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Discussion Starter #1 (Edited)
I have been investigating my choice of oil for the next service interval. I have decided to change to Amsoil. I have found out after some investigation that using their motorcycle specific oil would affect the catalytic converter so I will be buying their car specific oil. Recently BMW changed their recommendations from 10-40w to 20-50w , although I know that the viscosity index and, as such the operating ranges are different does anyone know exactly why they have changed their recommendation? Is it due to better performance and starting etc?

Dave
 

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Depends on temperature

Right now here in Oklahoma It's over 100 degrees. Hence the 20 W 50

But for you . I think 10W40 would be the norm. I'm thinking it's not quite as hot there as it is here...

John
 

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Discussion Starter #3
John
Speaking to a rep at Castrol UK today he says that in his native country of Australia they run 10-40w in 50c without problems. From what I have read a 10-40w will cool an engine better than 20-50w.
Dave
 

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Dangerous2 said:
John
From what I have read a 10-40w will cool an engine better than 20-50w.
Dave
Never heard that one before. It may be better on a cold start 10 vs 20 at start up.
 

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Dangerous2 said:
I have been investigating my choice of oil for the next service interval. I have decided to change to Amsoil. I have found out after some investigation that using their motorcycle specific oil would affect the catalytic converter so I will be buying their car specific oil. Recently BMW changed their recommendations from 10-40w to 20-50w , although I know that the viscosity index and, as such the operating ranges are different does anyone know exactly why they have changed their recommendation? Is it due to better performance and starting etc?

Dave
Amsoil motorcycle oil should not affect the catalytic converter. The Amsoil warranty should pay for parts and labor should the catalytic converter be damaged earlier than normal. The Amsoil motorcycle oil is the older API SG SL/CF formula and should have more zinc and phosphorus compared to API SM formula, yet has less than Golden Spectro, Mobil 1 motorcycle, Royal Purple and Maxima. However, the Noak Volatility of this oil is only 3.89% for the 20W50 (MCV) and 6.44% for the 10W40 motorcycle oil (MCF). So very little oil should be passing into the exhaust carrying very little catalyst poisoners. I don't use any noticeable amount of oil in my K1200LT with 12,000 mile oil changes, so feel very minimal amount of metals are going to the catalyst. Lot's of good motorcycle oil info on zinc, Noack and much more at http://www.amsoil.com/lit/g2156.pdf .

The Amsoil 20W50 (ARO) and 10W40 (AMO) car oils are recommended for motorcycles and might be API SL or SM (best to check the label and with Amsoil) so may have similar or about 30% less metals in them. Noack Volatility is 6.7% and 6.5%, so a little more volatile. These are still very low when compared to many oils testing in the 7-12%.

To affect the catalytic converter, you have to burn a lot of oil containing high levels of metals to poison the catalytic converter. I don't think I've heard of one be poisoned on the K1200LT. But a good reason to avoid API SM oils with high Noack Volatility weight%.

If you choose the AMO, Amsoil recommends changing it at up to 6,000 miles for the LT, and up to 12,000 miles or once a year for the their motorcycle specific oil. For me this is important, for others it might not be.

My 2006 owners manual says you can use 15W40 oils up to 86F and 10W40 oil up to 68F. However it does list 10W40+ "special" oils to be used at temps -4F to over 86F. I would think Amsoil's group IV PAO oils would be in this class. 10W40 should give better fuel economy, better extremely cold weather starts, and more power. Most of the new Honda motorcycles are now recommending 10W30 instead of 10W40, and in some cases recommend it for the older models as well.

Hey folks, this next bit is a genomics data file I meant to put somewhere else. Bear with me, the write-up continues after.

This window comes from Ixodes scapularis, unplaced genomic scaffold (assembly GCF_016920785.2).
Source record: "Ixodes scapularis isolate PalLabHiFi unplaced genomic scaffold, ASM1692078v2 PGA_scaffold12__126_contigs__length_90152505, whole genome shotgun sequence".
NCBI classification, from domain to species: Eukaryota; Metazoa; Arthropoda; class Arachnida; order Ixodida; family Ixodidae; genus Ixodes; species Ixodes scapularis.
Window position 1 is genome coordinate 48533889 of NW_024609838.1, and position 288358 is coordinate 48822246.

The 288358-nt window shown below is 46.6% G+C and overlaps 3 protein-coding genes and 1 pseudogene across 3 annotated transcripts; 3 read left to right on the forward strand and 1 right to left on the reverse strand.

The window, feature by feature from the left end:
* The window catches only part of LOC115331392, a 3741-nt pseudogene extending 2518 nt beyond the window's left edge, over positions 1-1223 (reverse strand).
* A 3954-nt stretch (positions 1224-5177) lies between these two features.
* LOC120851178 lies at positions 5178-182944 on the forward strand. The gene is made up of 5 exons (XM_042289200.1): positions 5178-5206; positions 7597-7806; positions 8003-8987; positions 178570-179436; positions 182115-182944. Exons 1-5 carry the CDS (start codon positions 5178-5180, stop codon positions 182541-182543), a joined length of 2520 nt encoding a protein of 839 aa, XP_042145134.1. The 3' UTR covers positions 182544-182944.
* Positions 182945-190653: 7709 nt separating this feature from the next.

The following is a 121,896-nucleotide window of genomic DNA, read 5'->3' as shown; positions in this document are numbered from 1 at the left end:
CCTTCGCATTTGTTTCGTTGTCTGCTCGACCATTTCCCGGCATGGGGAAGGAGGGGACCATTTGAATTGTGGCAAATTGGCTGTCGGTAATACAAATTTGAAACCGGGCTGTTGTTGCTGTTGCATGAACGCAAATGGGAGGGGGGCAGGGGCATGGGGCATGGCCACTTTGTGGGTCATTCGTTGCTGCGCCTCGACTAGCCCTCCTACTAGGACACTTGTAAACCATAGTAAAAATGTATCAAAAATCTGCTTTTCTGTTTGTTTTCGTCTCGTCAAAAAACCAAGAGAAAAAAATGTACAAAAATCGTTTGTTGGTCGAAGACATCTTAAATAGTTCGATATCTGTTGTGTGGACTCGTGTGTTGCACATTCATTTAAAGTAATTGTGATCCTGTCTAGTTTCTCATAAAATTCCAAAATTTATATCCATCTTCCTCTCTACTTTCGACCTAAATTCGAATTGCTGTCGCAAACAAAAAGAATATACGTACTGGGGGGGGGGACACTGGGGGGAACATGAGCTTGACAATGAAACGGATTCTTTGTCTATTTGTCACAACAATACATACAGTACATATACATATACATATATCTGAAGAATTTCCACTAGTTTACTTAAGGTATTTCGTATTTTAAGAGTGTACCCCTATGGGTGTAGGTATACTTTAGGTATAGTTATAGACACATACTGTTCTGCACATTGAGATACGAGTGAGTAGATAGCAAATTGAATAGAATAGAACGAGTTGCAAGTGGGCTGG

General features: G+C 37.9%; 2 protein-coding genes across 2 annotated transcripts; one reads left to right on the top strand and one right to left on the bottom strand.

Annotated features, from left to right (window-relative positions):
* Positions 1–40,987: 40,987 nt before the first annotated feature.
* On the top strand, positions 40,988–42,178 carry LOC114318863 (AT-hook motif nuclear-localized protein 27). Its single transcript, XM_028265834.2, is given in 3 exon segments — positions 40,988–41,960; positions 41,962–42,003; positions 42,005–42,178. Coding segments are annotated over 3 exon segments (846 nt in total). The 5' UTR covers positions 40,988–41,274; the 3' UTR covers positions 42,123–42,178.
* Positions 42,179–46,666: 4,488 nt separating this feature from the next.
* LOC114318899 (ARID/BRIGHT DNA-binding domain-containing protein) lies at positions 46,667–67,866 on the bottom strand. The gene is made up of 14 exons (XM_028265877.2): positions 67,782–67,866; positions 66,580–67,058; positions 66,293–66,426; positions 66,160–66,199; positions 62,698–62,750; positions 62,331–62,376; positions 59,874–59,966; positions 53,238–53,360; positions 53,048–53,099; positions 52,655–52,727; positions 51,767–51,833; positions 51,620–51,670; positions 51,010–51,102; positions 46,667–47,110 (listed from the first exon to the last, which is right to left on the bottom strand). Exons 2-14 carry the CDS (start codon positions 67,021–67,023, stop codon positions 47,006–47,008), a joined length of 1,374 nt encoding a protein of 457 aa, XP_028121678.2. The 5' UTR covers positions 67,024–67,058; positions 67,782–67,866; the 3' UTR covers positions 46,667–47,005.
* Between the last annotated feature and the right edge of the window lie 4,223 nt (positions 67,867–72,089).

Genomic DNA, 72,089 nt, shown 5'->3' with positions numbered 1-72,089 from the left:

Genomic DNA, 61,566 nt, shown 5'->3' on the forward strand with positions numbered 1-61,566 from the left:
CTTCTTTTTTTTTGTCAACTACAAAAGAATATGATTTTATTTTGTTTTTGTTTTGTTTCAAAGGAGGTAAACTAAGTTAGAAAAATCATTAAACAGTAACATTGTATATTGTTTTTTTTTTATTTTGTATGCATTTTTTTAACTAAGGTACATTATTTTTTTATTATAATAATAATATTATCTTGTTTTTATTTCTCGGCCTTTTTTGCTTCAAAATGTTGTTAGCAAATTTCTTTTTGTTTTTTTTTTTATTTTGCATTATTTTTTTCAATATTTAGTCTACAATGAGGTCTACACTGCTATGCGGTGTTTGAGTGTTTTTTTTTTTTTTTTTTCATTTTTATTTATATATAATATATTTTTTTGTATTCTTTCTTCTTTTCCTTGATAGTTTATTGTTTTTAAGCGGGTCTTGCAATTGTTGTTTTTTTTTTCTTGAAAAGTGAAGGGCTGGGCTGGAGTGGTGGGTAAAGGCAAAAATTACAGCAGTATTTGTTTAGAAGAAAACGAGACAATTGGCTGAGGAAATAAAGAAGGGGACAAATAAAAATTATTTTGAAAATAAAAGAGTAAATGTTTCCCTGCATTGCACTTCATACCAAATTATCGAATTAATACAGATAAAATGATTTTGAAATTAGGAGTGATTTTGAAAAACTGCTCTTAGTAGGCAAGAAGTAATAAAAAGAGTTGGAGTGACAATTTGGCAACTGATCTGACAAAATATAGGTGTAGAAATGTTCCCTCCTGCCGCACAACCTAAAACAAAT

I may also switch to the 10W40 Amsoil motorcycle oil for the winter temps when my warranty expires in a year, but it is 102F here today so will stick with the 20W50 for now. Let us know how it works for you.

Can you reference where you read about BMW changing oil viscosity recommendations?
 

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I've seen the chart in my manual and often wondered why they even make this chart for us to go by. The LT is a liquid cooled engine and runs pretty much at the same temperature whether it's 25 degrees or 100 degrees. I can see having a lighter oil for cold start ups but that would be the only reason. On the other hand, an air cooled motor will run at a temperatures that vary according to the air temperature and should have an oil that matches the outside air temperature. Anyone have an answer?
 

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Lower cold weather viscosities such as 5W or 10W has less resistance to flow when starting a cold engine in very cold temperatures and allow less wear at startup. As the oil warms up, it will thin out depending on the oil temperature and the viscosity. In cold weather you may notice your engine may never exceed mid range, but in hot weather, the temperature may go near maximum especially when idling. If the oil becomes too thin at extremely hot temperatures, an SAE 30 oil may be too thin to provide adequate protection, where an SAE 50 may thick enough for protection. However in most multiweight oils, it would take a lot of polymeric viscosity improvers to provide an ideal 5W50 weight which could make the oil shear down to a 30 weight under extreme conditions. A 20W50 would have fewer or perhaps no viscosity improvers to shear less to a lower viscosity. This is why they recommend the smallest spread between the multiweight oil in the recommended temperature range.

Hope that helps.
 

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TimVipond said:
Lower cold weather viscosities such as 5W or 10W has less resistance to flow when starting a cold engine in very cold temperatures and allow less wear at startup. As the oil warms up, it will thin out depending on the oil temperature and the viscosity. In cold weather you may notice your engine may never exceed mid range, but in hot weather, the temperature may go near maximum especially when idling. If the oil becomes too thin at extremely hot temperatures, an SAE 30 oil may be too thin to provide adequate protection, where an SAE 50 may thick enough for protection. However in most multiweight oils, it would take a lot of polymeric viscosity improvers to provide an ideal 5W50 weight which could make the oil shear down to a 30 weight under extreme conditions. A 20W50 would have fewer or perhaps no viscosity improvers to shear less to a lower viscosity. This is why they recommend the smallest spread between the multiweight oil in the recommended temperature range.